March 7, 2018 – Acclaimed jazz pianist Jason Moran, Georgetown’s Distinguished Artist-in-Residence, and one of his close friends and artistic collaborators, renowned poet Elizabeth Alexander, explored the influence of local radio on their work at a recent event on campus.
Moran, a MacArthur fellowship recipient, is the artistic director of jazz at the John F. Kennedy Center for the Performing Arts.
He has produced numerous albums and six film soundtracks, including scores for Ava DuVernay’s films Selma and 13th. Alexander, the author of six books of poems and a Pulitzer Prize finalist, composed and read her “Praise Song for the Day” at President Obama’s 2009 inauguration.
Sounds of Cities
Both artists also explored the influence of place at the Feb. 28 event in Davis Performing Arts Center, citing the impact of local radio in helping define their respective sounds as artists, whether in prose or song.
Growing up in Houston, Moran listened to a local radio station that featured jazz Monday through Thursday, blues on Fridays, hip hop and reggae on Saturday and gospel on Sundays.
“If you listened to the station long enough, you would get a grasp on what you needed to hear … and realize [artists] sound a lot of different ways,” Moran explained. “We don’t all just holler. We don’t all just bend notes. We do all kinds of things. We don’t all just make dance music.”
Alexander, recently appointed president of the Andrew W. Mellon Foundation, the largest U.S. funder in the arts and humanities, was born in Harlem and grew up in D.C.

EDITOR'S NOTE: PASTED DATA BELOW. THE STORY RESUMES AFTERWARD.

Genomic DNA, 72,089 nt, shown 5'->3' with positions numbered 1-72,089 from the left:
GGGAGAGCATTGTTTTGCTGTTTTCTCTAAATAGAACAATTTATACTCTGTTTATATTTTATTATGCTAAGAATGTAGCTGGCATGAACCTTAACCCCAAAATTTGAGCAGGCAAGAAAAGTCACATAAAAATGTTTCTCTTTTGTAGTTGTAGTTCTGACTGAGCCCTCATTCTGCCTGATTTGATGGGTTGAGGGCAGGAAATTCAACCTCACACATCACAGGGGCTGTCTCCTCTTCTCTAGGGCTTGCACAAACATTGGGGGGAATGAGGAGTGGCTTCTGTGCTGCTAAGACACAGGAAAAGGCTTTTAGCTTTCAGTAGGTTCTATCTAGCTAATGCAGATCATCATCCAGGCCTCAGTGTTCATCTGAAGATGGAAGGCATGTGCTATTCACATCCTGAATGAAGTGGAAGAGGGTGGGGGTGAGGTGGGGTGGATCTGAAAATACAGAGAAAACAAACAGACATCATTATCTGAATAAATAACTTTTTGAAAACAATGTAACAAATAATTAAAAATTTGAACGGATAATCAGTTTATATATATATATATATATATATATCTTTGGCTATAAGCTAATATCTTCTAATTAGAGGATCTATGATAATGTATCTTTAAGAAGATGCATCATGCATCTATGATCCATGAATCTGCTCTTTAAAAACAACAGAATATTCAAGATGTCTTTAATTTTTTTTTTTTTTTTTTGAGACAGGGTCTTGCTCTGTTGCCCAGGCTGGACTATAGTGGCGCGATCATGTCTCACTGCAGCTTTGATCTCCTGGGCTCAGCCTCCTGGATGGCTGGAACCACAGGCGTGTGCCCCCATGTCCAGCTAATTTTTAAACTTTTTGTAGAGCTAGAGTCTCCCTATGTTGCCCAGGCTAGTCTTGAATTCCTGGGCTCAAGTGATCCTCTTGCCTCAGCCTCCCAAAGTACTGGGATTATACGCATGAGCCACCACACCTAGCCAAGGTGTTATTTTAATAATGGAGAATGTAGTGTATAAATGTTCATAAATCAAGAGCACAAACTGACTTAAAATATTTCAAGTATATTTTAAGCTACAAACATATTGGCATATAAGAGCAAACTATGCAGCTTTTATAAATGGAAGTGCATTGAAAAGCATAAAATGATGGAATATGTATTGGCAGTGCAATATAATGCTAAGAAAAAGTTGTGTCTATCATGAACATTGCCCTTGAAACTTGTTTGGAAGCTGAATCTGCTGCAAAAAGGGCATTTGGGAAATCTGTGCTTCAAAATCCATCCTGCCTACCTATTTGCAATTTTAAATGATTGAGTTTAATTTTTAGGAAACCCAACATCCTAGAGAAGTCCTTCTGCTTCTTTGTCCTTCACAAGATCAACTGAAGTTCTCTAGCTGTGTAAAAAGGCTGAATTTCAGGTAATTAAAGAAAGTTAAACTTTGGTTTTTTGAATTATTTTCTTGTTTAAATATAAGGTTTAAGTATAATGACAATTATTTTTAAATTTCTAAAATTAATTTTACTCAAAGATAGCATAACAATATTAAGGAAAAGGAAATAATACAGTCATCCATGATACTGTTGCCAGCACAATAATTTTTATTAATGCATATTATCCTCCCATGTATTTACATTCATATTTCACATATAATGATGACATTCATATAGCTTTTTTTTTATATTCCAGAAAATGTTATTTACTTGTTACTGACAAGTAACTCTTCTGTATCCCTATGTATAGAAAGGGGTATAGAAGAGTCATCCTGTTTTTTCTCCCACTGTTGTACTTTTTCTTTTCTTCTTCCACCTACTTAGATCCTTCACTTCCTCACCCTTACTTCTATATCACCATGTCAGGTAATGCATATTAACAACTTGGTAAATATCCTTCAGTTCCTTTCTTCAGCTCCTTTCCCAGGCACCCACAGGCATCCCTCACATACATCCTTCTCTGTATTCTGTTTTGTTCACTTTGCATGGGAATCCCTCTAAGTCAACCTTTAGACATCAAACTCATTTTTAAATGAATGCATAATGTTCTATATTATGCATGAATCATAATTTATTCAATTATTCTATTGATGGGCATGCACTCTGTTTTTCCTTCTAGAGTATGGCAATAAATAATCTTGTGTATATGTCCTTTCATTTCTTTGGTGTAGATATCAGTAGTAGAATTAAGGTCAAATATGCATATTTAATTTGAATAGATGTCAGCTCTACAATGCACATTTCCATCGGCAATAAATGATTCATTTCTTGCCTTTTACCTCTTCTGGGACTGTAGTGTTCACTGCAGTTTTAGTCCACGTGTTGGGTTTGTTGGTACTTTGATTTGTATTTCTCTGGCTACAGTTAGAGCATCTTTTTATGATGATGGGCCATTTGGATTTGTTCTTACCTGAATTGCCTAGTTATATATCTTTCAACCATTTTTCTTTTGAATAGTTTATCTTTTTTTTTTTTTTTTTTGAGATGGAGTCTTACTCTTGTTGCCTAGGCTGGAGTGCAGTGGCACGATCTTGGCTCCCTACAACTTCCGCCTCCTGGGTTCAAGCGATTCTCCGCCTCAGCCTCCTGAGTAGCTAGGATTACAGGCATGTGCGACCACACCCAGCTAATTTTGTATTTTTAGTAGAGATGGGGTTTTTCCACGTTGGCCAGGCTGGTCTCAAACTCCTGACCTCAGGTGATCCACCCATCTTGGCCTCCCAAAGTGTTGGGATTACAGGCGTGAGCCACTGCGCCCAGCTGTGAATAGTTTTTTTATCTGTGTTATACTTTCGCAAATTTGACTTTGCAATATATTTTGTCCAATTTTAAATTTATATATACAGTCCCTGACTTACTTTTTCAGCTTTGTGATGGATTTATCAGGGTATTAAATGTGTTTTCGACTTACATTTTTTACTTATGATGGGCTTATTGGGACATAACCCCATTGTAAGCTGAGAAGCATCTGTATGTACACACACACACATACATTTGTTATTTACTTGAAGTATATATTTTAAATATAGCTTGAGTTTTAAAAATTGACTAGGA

“Thinking about the sound of the city … when I would hear music with a certain kind of groove, and I would start to get into it,“ said Alexander, who serves as chancellor of the Academy of American Poets and the Wun Tsun Tam Mellon Professor in the Humanities at Columbia University. “And I feel that there is a part of my practice that is trying to bottle that sound and put it in a poem … Words carry meaning, obviously, but also you’re trying to make music with that poem. You’re trying to structure a thing that inherently has music in it. And if you’re successful, … you have to have a groove in that poem.”
Alexander cited local Washington influences such as longtime jazz radio DJ Felix Grant, known for his work at WMAL and his extensive jazz collection and archives housed at WUDC; WHUR’s Melvin Lindsey; and WPFW DJ Jerry Washington, whose “The ‘Bama Hour” show highlighted what she described as “the talking sound of black folks” through storytelling.
The poet talked about the joys of found sounds, and read aloud “Talk Radio DC,” a small poem she had serendipitously discovered while listening to Washington’s midday Saturday show on WPFW.
Moran and Alexander performed “Blessing the Boats,” featuring a Lucille Clifton poem which Moran’s wife, mezzo-soprano Alicia Hall Moran, had set to music. Alexander also read her poem “One Week Later in the Strange” while Moran played.
Light of the World
The evening culminated in an emotional reading from The Light of the World, Alexander’s 2015 memoir that was a finalist for the Pulitzer Prize. The New York Times called the book “a meditative and elegiac account of meeting and losing her husband and great love.”
“Jason himself and his music appeared in this,” she explained. “This became an occasion for me to remember … being in this space with one loved and lost.”
Georgetown history professor Maurice Jackson introduced Moran and Alexander during the Wednesday evening event.
Moran has contributed a foreword to a new book, DC Jazz: Stories of Jazz Music in Washington, DC, edited by Jackson and Blair A. Ruble, to be published by Georgetown University Press in April.
Following a Q&A session with the artists, Jackson announced Moran’s next campus event as Distinguished Artist-in-Residence will be during an April 4 service and commemoration of the 50th anniversary of Rev. Martin Luther King, Jr.’s assassination.